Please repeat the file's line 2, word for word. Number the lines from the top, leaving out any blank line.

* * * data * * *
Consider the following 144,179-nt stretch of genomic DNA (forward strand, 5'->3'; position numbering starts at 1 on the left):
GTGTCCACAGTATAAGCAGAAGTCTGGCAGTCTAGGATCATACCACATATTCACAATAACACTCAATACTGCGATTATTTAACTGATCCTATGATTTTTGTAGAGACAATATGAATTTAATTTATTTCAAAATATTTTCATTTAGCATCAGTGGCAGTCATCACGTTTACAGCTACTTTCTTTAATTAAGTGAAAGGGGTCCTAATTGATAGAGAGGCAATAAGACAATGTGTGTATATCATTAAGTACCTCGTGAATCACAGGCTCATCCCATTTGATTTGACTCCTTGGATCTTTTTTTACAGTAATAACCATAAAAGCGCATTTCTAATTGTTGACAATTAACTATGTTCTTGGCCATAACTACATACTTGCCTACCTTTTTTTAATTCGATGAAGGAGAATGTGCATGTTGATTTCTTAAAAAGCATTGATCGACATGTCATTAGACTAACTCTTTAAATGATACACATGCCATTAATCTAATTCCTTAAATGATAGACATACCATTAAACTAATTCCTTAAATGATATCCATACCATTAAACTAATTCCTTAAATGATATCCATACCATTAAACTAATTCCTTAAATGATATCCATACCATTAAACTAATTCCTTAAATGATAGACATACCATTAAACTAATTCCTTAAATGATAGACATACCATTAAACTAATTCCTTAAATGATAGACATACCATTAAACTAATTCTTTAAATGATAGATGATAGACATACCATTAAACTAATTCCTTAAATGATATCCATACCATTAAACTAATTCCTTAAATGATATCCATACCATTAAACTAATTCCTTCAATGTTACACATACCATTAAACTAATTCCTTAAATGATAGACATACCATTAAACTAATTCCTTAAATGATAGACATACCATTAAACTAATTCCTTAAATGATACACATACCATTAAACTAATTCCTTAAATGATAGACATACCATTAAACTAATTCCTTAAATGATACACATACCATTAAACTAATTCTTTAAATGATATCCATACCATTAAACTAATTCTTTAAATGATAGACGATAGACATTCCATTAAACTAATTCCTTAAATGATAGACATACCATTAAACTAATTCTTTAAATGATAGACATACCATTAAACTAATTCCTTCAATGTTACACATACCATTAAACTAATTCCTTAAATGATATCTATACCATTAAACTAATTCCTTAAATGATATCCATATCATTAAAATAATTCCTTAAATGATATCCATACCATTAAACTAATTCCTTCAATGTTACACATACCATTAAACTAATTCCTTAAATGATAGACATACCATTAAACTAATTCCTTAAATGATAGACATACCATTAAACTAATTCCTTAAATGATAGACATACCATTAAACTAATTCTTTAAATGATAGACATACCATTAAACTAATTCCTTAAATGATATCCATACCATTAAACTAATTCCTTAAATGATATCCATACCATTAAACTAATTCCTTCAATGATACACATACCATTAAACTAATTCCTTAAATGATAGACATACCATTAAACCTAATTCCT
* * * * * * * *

GTGTCCACAGTATAAGCAGAAGTCTGGCAGTCTAGGATCATACCACATATTCACAATAACACTCAATACTGCGATTATTTAACTGATCCTATGATTTTTGTAGAGACAATATGAATTTAATTTATTTCAAAATATTTTCATTTAGCATCAGTGGCAGTCATCACGTTTACAGCTACTTTCTTTAATTAAGTGAAAGGGGTCCTAATTGATAGAGAGGCAATAAGACAATGTGTGTATATCATTAAGTACCTCGTGAATCACAGGCTCATCCCATTTGATTTGACTCCTTGGATCTTTTTTTACAGTAATAACCATAAAAGCGCATTTCTAATTGTTGACAATTAACTATGTTCTTGGCCATAACTACATACTTGCCTACCTTTTTTTAATTCGATGAAGGAGAATGTGCATGTTGATTTCTTAAAAAGCATTGATCGACATGTCATTAGACTAACTCTTTAAATGATACACATGCCATTAATCTAATTCCTTAAATGATAGACATACCATTAAACTAATTCCTTAAATGATATCCATACCATTAAACTAATTCCTTAAATGATATCCATACCATTAAACTAATTCCTTAAATGATATCCATACCATTAAACTAATTCCTTAAATGATAGACATACCATTAAACTAATTCCTTAAATGATAGACATACCATTAAACTAATTCCTTAAATGATAGACATACCATTAAACTAATTCTTTAAATGATAGATGATAGACATACCATTAAACTAATTCCTTAAATGATATCCATACCATTAAACTAATTCCTTAAATGATATCCATACCATTAAACTAATTCCTTCAATGTTACACATACCATTAAACTAATTCCTTAAATGATAGACATACCATTAAACTAATTCCTTAAATGATAGACATACCATTAAACTAATTCCTTAAATGATACACATACCATTAAACTAATTCCTTAAATGATAGACATACCATTAAACTAATTCCTTAAATGATACACATACCATTAAACTAATTCTTTAAATGATATCCATACCATTAAACTAATTCTTTAAATGATAGACGATAGACATTCCATTAAACTAATTCCTTAAATGATAGACATACCATTAAACTAATTCTTTAAATGATAGACATACCATTAAACTAATTCCTTCAATGTTACACATACCATTAAACTAATTCCTTAAATGATATCTATACCATTAAACTAATTCCTTAAATGATATCCATATCATTAAAATAATTCCTTAAATGATATCCATACCATTAAACTAATTCCTTCAATGTTACACATACCATTAAACTAATTCCTTAAATGATAGACATACCATTAAACTAATTCCTTAAATGATAGACATACCATTAAACTAATTCCTTAAATGATAGACATACCATTAAACTAATTCTTTAAATGATAGACATACCATTAAACTAATTCCTTAAATGATATCCATACCATTAAACTAATTCCTTAAATGATATCCATACCATTAAACTAATTCCTTCAATGATACACATACCATTAAACTAATTCCTTAAATGATAGACATACCATTAAACCTAATTCCT